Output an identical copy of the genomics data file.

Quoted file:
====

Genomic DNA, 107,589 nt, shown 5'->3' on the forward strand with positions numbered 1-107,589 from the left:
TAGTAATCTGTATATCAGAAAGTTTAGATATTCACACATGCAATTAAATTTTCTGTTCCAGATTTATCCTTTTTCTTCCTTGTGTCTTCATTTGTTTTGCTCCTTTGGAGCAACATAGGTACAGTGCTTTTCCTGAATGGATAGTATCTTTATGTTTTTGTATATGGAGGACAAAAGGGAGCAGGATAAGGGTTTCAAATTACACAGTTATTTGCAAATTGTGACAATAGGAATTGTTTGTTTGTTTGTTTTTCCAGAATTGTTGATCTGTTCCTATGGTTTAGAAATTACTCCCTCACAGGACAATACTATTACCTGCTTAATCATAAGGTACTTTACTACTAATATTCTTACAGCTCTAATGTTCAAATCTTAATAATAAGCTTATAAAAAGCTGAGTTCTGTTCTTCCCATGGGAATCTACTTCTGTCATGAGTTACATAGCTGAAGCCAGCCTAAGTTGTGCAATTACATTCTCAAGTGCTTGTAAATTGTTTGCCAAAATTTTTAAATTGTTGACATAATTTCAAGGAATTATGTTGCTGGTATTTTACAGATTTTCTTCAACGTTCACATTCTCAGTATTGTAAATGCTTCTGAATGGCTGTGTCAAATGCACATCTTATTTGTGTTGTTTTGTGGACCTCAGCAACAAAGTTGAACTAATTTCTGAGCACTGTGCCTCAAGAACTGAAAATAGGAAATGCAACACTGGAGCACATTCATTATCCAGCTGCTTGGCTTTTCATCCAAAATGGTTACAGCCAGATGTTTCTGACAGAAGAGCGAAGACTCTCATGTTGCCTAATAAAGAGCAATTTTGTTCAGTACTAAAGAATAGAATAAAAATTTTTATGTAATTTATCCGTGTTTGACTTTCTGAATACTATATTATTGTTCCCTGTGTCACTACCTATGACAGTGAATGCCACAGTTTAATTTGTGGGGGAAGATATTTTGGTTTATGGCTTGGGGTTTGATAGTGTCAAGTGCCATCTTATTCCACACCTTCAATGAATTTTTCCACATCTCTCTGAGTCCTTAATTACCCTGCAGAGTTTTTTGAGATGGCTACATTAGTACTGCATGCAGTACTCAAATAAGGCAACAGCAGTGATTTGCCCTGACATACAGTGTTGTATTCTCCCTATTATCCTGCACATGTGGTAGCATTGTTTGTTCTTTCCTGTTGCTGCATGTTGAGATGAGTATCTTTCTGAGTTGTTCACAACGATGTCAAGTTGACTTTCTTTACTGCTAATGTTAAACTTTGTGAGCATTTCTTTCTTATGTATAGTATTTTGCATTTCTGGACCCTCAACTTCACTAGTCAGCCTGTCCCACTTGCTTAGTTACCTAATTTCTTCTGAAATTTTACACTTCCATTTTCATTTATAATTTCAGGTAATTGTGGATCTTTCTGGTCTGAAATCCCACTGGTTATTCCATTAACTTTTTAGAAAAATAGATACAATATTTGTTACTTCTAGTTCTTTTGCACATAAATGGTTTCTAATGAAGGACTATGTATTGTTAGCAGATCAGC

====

Genomic DNA, 107,589 nt, shown 5'->3' on the forward strand with positions numbered 1-107,589 from the left:
TAGTAATCTGTATATCAGAAAGTTTAGATATTCACACATGCAATTAAATTTTCTGTTCCAGATTTATCCTTTTTCTTCCTTGTGTCTTCATTTGTTTTGCTCCTTTGGAGCAACATAGGTACAGTGCTTTTCCTGAATGGATAGTATCTTTATGTTTTTGTATATGGAGGACAAAAGGGAGCAGGATAAGGGTTTCAAATTACACAGTTATTTGCAAATTGTGACAATAGGAATTGTTTGTTTGTTTGTTTTTCCAGAATTGTTGATCTGTTCCTATGGTTTAGAAATTACTCCCTCACAGGACAATACTATTACCTGCTTAATCATAAGGTACTTTACTACTAATATTCTTACAGCTCTAATGTTCAAATCTTAATAATAAGCTTATAAAAAGCTGAGTTCTGTTCTTCCCATGGGAATCTACTTCTGTCATGAGTTACATAGCTGAAGCCAGCCTAAGTTGTGCAATTACATTCTCAAGTGCTTGTAAATTGTTTGCCAAAATTTTTAAATTGTTGACATAATTTCAAGGAATTATGTTGCTGGTATTTTACAGATTTTCTTCAACGTTCACATTCTCAGTATTGTAAATGCTTCTGAATGGCTGTGTCAAATGCACATCTTATTTGTGTTGTTTTGTGGACCTCAGCAACAAAGTTGAACTAATTTCTGAGCACTGTGCCTCAAGAACTGAAAATAGGAAATGCAACACTGGAGCACATTCATTATCCAGCTGCTTGGCTTTTCATCCAAAATGGTTACAGCCAGATGTTTCTGACAGAAGAGCGAAGACTCTCATGTTGCCTAATAAAGAGCAATTTTGTTCAGTACTAAAGAATAGAATAAAAATTTTTATGTAATTTATCCGTGTTTGACTTTCTGAATACTATATTATTGTTCCCTGTGTCACTACCTATGACAGTGAATGCCACAGTTTAATTTGTGGGGGAAGATATTTTGGTTTATGGCTTGGGGTTTGATAGTGTCAAGTGCCATCTTATTCCACACCTTCAATGAATTTTTCCACATCTCTCTGAGTCCTTAATTACCCTGCAGAGTTTTTTGAGATGGCTACATTAGTACTGCATGCAGTACTCAAATAAGGCAACAGCAGTGATTTGCCCTGACATACAGTGTTGTATTCTCCCTATTATCCTGCACATGTGGTAGCATTGTTTGTTCTTTCCTGTTGCTGCATGTTGAGATGAGTATCTTTCTGAGTTGTTCACAACGATGTCAAGTTGACTTTCTTTACTGCTAATGTTAAACTTTGTGAGCATTTCTTTCTTATGTATAGTATTTTGCATTTCTGGACCCTCAACTTCACTAGTCAGCCTGTCCCACTTGCTTAGTTACCTAATTTCTTCTGAAATTTTACACTTCCATTTTCATTTATAATTTCAGGTAATTGTGGATCTTTCTGGTCTGAAATCCCACTGGTTATTCCATTAACTTTTTAGAAAAATAGATACAATATTTGTTACTTCTAGTTCTTTTGCACATAAATGGTTTCTAATGAAGGACTATGTATTGTTAGCAGATCAGC